SEE ALSO: Fur is a sustainable natural resource. Truth About Fur.
The point about sustainability is well made, of course, and especially pertinent in the UK where the absurd notion is widely accepted that “vegan fashion” (including clothes and shoes made from plastic) is, almost by definition, more “sustainable” than anything which involves the direct killing of animals.
But as anyone familiar with the Mail knows, it is not in the business of educating people. It just wants outraged readers to go, “Whoa! That’s crazy!” – then share the piece widely and hopefully click on some ads. (If you find this interpretation too cynical, another headline used for the same article by an Indian website tells us exactly what we’re supposed to think: “Bizarre: Couple who wear real fur say they are ‘more sustainable’ than vegans; leaves netizens confused.”)
Then the Mail throws more fuel on the fire by having Judi suggest vegans are psychopaths. “The hate we receive from a lot of vegans online is appalling,” she says, “and I’ve even had messages from someone who was threatening to slit mine and my dog’s throat because we wear fur.”
Since money is the only reason the Mail publishes such stories, and almost no one reads the comments that follow, it makes no sense for the fur trade to bother responding. But that doesn’t mean we shouldn’t try to get in the game. The reach of these stories is potentially enormous, and frequently far greater than anything published by a reputable media company.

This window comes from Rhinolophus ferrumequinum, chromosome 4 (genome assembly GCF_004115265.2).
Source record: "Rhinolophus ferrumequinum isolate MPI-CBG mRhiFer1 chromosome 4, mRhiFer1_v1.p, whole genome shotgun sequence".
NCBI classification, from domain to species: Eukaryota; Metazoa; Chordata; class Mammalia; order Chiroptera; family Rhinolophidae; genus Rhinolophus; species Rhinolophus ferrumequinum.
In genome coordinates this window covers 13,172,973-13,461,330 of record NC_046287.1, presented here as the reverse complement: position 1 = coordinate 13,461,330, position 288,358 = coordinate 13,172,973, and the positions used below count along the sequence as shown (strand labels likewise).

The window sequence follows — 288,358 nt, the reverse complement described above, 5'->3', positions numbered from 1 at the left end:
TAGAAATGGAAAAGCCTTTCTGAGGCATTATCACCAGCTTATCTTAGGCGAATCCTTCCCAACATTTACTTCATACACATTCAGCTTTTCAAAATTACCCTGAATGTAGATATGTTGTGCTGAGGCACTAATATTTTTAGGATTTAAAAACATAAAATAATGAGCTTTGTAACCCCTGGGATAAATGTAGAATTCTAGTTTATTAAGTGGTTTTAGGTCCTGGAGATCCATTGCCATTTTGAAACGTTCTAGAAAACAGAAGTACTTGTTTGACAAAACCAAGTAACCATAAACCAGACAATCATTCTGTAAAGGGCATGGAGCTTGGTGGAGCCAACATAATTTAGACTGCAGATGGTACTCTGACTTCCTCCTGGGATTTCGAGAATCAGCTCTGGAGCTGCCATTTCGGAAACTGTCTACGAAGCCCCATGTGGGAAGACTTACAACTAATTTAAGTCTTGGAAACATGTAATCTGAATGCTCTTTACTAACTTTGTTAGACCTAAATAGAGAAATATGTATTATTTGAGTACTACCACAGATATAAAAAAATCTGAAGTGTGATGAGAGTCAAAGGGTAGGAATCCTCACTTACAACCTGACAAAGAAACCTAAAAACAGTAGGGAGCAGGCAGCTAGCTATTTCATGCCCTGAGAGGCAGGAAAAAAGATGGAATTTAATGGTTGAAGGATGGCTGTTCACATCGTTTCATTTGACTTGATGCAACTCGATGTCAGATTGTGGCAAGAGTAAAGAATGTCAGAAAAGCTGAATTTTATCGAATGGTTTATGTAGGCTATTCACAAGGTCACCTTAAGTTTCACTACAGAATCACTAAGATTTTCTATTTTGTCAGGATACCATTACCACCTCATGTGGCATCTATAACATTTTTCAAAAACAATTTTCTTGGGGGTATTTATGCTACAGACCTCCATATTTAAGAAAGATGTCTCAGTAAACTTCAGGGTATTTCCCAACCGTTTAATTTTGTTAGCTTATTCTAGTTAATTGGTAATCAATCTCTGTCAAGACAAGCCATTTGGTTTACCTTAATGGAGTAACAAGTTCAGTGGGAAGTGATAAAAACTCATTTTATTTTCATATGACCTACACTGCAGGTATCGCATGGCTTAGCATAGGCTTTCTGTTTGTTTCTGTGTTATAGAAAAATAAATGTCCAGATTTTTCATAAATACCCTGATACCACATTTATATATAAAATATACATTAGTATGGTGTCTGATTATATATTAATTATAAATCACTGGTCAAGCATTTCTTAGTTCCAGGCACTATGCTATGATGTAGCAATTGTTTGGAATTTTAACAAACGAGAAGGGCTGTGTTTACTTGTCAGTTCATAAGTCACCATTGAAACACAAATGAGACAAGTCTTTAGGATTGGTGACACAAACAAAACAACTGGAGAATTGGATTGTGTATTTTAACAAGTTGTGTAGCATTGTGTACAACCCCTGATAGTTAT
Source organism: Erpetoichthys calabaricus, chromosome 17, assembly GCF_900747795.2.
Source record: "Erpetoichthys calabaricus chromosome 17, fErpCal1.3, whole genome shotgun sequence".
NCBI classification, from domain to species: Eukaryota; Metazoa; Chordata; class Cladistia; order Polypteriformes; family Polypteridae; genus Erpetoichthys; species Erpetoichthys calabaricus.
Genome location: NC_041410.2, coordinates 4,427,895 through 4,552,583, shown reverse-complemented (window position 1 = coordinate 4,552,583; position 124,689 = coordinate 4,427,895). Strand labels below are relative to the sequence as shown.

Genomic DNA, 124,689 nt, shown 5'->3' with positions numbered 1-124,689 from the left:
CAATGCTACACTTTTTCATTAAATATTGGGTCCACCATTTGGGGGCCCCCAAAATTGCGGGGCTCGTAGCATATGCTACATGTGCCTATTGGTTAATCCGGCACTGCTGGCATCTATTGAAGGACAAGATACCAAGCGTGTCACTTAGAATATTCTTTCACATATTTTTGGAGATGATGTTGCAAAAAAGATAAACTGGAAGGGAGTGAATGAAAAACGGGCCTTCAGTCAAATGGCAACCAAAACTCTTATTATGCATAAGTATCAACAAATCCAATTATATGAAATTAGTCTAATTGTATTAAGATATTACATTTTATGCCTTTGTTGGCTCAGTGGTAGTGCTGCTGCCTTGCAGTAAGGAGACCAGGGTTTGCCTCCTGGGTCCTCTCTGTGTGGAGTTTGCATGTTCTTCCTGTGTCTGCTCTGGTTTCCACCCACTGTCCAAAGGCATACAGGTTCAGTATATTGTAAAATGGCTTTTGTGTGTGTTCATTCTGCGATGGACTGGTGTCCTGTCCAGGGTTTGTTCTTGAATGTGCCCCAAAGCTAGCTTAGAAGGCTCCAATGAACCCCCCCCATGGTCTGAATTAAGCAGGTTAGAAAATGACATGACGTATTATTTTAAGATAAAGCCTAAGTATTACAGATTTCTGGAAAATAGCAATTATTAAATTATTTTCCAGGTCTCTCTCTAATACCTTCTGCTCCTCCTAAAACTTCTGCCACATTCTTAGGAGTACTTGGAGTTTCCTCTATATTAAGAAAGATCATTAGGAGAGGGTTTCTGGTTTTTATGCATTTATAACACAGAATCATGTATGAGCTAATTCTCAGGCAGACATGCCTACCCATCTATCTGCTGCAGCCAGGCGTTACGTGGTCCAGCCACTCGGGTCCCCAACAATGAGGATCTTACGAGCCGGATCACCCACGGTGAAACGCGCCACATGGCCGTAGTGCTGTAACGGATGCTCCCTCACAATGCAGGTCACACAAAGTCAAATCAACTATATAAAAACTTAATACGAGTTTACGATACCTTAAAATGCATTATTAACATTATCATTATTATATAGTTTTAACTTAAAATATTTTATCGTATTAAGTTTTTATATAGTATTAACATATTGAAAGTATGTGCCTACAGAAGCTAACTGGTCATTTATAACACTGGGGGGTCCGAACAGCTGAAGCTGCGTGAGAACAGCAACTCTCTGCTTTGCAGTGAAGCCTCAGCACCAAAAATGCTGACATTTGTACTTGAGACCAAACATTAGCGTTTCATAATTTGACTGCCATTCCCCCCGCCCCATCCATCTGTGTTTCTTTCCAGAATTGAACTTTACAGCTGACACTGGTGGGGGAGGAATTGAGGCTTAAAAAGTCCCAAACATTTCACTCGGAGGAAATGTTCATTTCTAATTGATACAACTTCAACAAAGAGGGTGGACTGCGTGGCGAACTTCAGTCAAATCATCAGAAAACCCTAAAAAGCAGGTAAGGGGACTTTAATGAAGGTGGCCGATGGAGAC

For starters, big UK tabloids like the Mail belong to larger media groups with a slew of other outlets, both in print and on the web, including every popular social media platform. The Mail comes under the umbrella of DMG Media, whose stable includes Metro.co.uk, a tabloid website that also ran a pared-down version of the Judi and Lukasz story. And though we have not confirmed this, it seems highly likely that the story also ran in the print version of Metro. This is the UK’s largest-circulation tabloid (though the fact it’s free must help).
Then there’s life beyond DMG Media. Within days of the Mail publishing its story, it popped up on News India Studio, WST Post, Unilad, Granthshala News, News Dubai, and an ominous-sounding site called Internet Cloning. And these were just the links near the top of our Google search.
Only through serious research could we know which of these recyclers are legitimate and which are simply plagiarists. But that’s the problem of DMG Media’s licensing department.
The fact is, though, that the stuff of UK tabloids is perfect fodder for today’s legions of ad-driven websites employing underpaid rewriters to push trending news stories. In short, a shoddily written story, with no redeeming qualities other than a catchy headline and provocative photos, can reach far more hearts and minds than an op-ed piece in a prestigious broadsheet ever can.
The fur trade has always tried to take the high road when it comes to public relations materials. But maybe we should be taking the low road too. Everyone else is.
If you have a story that you think would be good fodder for the UK tabloids, send it our way and we’ll see if we can get an editor to take the bait! It needs to promote the message that fur is sustainable, and don’t forget the pics. But other than that, anything goes!